Get UC Berkeley School of Law essential facts below. View Videos or join the UC Berkeley School of Law discussion. Add UC Berkeley School of Law to your PopFlock.com topic list for future reference or share this resource on social media.
The University of California, Berkeley, School of Law (commonly known as Berkeley Law, or UC Berkeley School of Law, and formerly known as Boalt Hall) is one of 14 schools and colleges at the University of California, Berkeley. Berkeley Law is consistently ranked as one of the top public law schools in the United States and one of the top law schools in the world. In 2018, 89% of graduates obtained full-time jobs within ten months; the school's bar passage rate in 2017 was 90.9%.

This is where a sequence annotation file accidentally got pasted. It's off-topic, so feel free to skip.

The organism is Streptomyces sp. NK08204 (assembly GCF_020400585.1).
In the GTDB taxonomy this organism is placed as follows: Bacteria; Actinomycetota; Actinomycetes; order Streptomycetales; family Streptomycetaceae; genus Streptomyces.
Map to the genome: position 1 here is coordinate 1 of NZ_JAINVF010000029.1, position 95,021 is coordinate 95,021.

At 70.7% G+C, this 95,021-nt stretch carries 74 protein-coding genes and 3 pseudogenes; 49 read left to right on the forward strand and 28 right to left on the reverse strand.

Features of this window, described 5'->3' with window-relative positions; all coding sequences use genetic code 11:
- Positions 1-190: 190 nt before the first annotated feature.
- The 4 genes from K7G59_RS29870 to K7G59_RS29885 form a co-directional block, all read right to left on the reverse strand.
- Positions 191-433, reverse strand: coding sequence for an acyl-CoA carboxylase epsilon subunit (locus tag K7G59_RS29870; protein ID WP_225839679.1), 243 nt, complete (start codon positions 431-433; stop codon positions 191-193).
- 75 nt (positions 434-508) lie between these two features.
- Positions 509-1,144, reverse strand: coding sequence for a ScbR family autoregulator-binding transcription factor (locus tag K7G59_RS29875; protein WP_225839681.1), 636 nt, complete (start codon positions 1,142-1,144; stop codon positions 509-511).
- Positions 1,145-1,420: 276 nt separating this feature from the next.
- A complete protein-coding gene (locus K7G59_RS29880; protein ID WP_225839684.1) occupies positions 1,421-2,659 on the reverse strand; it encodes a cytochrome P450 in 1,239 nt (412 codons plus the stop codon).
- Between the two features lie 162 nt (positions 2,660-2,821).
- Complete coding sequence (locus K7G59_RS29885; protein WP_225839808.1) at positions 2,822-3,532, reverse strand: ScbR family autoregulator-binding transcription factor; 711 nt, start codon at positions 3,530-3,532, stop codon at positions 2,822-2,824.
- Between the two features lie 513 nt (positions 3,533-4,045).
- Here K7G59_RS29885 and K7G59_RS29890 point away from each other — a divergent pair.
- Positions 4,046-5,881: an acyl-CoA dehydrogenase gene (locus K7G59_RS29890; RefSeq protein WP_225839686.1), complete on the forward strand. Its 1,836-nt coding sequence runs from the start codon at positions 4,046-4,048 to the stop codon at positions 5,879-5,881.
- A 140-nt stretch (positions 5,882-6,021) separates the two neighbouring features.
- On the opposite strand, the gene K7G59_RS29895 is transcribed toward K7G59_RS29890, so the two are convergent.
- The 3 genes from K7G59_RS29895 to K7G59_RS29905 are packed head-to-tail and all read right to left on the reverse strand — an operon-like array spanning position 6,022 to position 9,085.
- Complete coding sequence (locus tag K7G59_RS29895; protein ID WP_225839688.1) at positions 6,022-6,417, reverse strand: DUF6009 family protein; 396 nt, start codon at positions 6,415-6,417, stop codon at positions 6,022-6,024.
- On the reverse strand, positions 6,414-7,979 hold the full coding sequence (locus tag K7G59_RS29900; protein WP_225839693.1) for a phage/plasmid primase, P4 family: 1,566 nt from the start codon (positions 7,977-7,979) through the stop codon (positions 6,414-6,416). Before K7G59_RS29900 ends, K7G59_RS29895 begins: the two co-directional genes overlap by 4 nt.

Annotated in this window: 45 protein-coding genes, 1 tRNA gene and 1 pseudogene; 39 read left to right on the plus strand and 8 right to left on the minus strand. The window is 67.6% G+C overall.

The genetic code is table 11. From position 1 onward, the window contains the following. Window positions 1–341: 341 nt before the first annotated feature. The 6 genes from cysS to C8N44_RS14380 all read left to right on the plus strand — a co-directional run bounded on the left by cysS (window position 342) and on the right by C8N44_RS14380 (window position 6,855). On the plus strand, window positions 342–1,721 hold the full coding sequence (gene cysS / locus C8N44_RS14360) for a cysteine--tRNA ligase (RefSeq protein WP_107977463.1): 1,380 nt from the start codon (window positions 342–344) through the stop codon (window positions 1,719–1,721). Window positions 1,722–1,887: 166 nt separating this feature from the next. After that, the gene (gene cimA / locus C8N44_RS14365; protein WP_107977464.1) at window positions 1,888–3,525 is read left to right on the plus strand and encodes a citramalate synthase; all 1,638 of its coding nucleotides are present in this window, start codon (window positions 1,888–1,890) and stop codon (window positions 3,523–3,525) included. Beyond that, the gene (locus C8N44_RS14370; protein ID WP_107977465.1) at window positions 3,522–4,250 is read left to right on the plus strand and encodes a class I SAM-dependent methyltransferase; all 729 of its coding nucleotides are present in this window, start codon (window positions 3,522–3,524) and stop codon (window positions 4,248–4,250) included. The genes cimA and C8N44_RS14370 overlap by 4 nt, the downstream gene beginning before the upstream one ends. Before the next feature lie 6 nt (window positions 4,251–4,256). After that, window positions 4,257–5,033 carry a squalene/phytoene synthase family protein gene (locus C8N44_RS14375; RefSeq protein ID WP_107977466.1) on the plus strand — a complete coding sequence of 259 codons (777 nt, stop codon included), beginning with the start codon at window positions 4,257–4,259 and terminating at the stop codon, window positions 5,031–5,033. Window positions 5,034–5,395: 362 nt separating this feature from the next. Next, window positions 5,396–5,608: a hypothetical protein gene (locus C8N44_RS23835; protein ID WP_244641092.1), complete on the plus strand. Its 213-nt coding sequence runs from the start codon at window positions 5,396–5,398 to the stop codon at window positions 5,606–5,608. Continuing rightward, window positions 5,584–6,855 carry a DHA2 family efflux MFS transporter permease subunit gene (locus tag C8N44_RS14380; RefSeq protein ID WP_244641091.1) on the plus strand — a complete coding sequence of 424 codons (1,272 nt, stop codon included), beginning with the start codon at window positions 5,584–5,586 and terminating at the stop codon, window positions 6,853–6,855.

The Department of Jurisprudence was founded at Berkeley in 1894. In 1912, the department was renamed the School of Jurisprudence, it was again renamed as the School of Law in 1950.
The School was originally located in the center of the main UC Berkeley campus in Boalt Memorial Hall of Law, which was built in 1911 partially with funds from Elizabeth Josselyn Boalt donated in memory of her late husband, John Henry Boalt, an attorney who had resided in Oakland, California until his death in 1901. In 1951, the School moved to its current location in the new law building, the instructional portion of which was named Boalt Hall, at the southeast corner of the campus, and the old Boalt Hall was renamed Durant Hall.
In April 2008, the law school rebranded itself through a change of name from "Boalt Hall" to "Berkeley Law" to tie the law school's name more closely with the campus upon which it resides. The administration hoped that this would improve the law school's national and international name recognition since people already know of UC Berkeley and that it has a law school but are often confused by the use of "Boalt Hall".